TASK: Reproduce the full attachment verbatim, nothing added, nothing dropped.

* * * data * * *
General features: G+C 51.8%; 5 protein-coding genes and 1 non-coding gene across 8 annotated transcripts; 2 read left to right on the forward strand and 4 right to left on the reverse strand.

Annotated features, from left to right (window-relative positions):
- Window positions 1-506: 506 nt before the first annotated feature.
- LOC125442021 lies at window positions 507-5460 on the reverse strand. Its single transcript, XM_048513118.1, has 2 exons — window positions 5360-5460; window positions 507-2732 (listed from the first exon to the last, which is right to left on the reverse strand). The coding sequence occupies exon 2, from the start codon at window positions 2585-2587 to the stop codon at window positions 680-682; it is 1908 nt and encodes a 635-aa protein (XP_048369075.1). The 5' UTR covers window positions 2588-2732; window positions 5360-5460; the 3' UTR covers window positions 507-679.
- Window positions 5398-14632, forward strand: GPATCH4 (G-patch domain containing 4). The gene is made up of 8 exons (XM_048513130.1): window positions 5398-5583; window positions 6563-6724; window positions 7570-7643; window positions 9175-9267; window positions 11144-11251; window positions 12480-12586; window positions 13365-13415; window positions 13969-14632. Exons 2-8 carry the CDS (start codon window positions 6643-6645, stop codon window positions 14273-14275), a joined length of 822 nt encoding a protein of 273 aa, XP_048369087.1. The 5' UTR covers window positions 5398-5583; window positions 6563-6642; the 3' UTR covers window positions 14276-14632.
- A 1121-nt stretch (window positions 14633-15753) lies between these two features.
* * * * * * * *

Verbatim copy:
General features: G+C 51.8%; 5 protein-coding genes and 1 non-coding gene across 8 annotated transcripts; 2 read left to right on the forward strand and 4 right to left on the reverse strand.

Annotated features, from left to right (window-relative positions):
- Window positions 1-506: 506 nt before the first annotated feature.
- LOC125442021 lies at window positions 507-5460 on the reverse strand. Its single transcript, XM_048513118.1, has 2 exons — window positions 5360-5460; window positions 507-2732 (listed from the first exon to the last, which is right to left on the reverse strand). The coding sequence occupies exon 2, from the start codon at window positions 2585-2587 to the stop codon at window positions 680-682; it is 1908 nt and encodes a 635-aa protein (XP_048369075.1). The 5' UTR covers window positions 2588-2732; window positions 5360-5460; the 3' UTR covers window positions 507-679.
- Window positions 5398-14632, forward strand: GPATCH4 (G-patch domain containing 4). The gene is made up of 8 exons (XM_048513130.1): window positions 5398-5583; window positions 6563-6724; window positions 7570-7643; window positions 9175-9267; window positions 11144-11251; window positions 12480-12586; window positions 13365-13415; window positions 13969-14632. Exons 2-8 carry the CDS (start codon window positions 6643-6645, stop codon window positions 14273-14275), a joined length of 822 nt encoding a protein of 273 aa, XP_048369087.1. The 5' UTR covers window positions 5398-5583; window positions 6563-6642; the 3' UTR covers window positions 14276-14632.
- A 1121-nt stretch (window positions 14633-15753) lies between these two features.